With the conventional D/A converter shown in FIG. 1, however, there are the following problems.

First, the maximum pulse width of the PWM signal SPWM is determined by the sampling frequency fS. Therefore, to improve the pulse-width resolution of the PWM signal SPWM, the clock frequency fc of the counter serving as the PWM circuit 102, which determines the step number of the variable pulse width of the PWM signal SPWM, needs to be raised. In this case, however, there arises a problem that the relating hardware is required to operate at a higher speed and the power consumption is increased.

If the voltage or amplitude of the PWM signal SPWM is increased in order to expand the dynamic range of the analog output signal SOUT, the quantization step is increased and as a result, the minimum level of the output signal SOUT becomes higher according to the increased quantization step. Therefore, in this case also, the clock frequency fc of the counter serving as the SWM circuit 102 needs to be raised for reduction of the quantization step. Thus, there arises the same problem as above.

Second, there is a problem that the highest switching speed of the latch circuit 104, which allows the clock frequency fc of the counter having the minimum value of (2×fo×2n) to be inputted, limits the highest frequency fo of the applicable original analog signal.

Third, when the rotation of a motor is controlled by the use of the PWM signal SPWM, there is a problem that an uneven rotation of the motor occurs at a low duty of the signal SPWM. The uneven rotation is not completely removed, because the analog output signal SOUT contains some ripple at a low duty of the signal SPWM even after a averaging or smoothing operation by the LPF circuit 105.

Fourth, if the applied PCM signal SIN is linearly or uniformly quantized, the quantization noise becomes large at the low level of the signal SIN. If the bit number of the PCM signal SIN is increased to suppress the quantization noise, there arises a problem that the total amount of information or data to be transmitted is increased and at the same time, the clock frequency fc of the counter serving as the PWM circuit 102 needs to be raised. This problem is solved by the use of the above-described logarithmic compression codes termed “μ-law” and “A-law”. However, in this case, there arises another problem that a conversion operation to convert the uniformly quantized PCM signal SIN to a logarithmically quantized one is required.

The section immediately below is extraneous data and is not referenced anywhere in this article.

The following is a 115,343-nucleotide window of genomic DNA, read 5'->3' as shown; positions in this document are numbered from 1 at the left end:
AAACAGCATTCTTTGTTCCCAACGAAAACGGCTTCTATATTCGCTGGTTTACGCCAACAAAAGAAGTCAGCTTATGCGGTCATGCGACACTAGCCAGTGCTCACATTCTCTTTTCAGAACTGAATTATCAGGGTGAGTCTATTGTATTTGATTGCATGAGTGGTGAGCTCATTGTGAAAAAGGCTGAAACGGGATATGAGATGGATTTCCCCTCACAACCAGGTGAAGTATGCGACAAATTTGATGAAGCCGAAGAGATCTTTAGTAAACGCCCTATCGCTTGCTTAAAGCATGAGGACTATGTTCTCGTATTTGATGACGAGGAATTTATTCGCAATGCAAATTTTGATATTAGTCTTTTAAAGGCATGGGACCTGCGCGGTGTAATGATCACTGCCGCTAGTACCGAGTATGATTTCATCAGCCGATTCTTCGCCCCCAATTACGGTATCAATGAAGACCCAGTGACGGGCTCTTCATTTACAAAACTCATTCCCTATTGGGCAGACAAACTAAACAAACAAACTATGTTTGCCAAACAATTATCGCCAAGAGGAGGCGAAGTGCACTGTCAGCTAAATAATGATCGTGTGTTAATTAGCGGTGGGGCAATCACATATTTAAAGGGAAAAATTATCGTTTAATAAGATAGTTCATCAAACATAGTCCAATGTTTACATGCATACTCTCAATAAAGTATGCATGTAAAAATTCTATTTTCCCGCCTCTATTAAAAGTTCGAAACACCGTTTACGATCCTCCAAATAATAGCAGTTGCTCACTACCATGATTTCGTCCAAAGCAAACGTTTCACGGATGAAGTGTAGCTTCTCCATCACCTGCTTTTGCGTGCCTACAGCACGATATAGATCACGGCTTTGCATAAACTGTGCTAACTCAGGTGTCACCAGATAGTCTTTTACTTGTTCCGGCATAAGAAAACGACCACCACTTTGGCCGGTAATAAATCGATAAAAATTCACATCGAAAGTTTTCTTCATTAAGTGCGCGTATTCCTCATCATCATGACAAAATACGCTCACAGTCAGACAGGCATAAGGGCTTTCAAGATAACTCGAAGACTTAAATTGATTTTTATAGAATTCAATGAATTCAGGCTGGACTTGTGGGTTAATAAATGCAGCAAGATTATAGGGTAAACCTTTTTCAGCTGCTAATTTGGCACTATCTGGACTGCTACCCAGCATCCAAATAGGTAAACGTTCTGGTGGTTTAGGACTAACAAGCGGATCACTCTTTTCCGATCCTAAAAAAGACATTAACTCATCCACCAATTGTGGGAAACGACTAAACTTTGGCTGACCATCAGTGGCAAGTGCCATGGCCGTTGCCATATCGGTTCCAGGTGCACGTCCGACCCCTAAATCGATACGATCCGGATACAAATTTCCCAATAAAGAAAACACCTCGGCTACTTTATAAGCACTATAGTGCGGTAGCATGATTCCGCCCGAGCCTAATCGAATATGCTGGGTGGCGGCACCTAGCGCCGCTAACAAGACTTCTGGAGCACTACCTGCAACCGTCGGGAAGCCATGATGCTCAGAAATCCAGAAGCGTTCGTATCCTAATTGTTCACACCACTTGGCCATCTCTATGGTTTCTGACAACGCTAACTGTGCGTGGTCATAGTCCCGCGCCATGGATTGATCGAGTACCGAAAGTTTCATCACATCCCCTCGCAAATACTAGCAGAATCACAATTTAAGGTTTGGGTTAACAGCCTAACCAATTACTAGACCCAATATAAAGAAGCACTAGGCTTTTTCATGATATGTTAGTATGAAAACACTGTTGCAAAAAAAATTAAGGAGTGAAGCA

On the other hand, a PWM signal generator circuit applicable to speed or phase control of a motor in a Video Tape Recorder (VTR) is disclosed in the Japanese Non-Examined Patent Publication No. 4-192723 published in July 1992.

In this conventional PWM signal generator circuit, a PWM output signal with a variable pulse width according to an applied digital signal is produced. The PWM output signal has a first voltage corresponding to the logic high (H) level or a second voltage corresponding to the logic low (L) level. Each of the first and second voltages may have two or more different values.

With the conventional PWM signal generator circuit disclosed in the Japanese Non-Examined Patent Publication No. 4-192723, the output voltage range is expanded and the uneven rotation is suppressed due to resolution improvement of the PWM output signal. However, there is a problem that the uneven rotation of the motor is not satisfactorily reduced.

SUMMARY OF THE INVENTION

Accordingly, an object of the present invention is to provide a D/A conversion method and a D/A converter that realize an output analog signal with less ripple within a wide range.

Another object of the present invention is to provide a D/A conversion method and a D/A converter that reduce the highest operation frequency of related hardware and reduce power consumption.

Still another object of the present invention is to provide a D/A conversion method and a D/A converter that expand the dynamic range even at a low clock frequency for a PWM circuit.

A further object of the present invention is to provide a D/A conversion method and a D/A converter that improve the resolution without increasing the clock frequency for a PWM circuit.

A still further object of the present invention is to provide a D/A conversion method and a D/A converter capable of coping with PCM input signals applied with not only linear quantization but also non-linear quantization according to the μ-law and A-law logarithmic compression codes without any conversion process between linear quantization and non-linear quantization.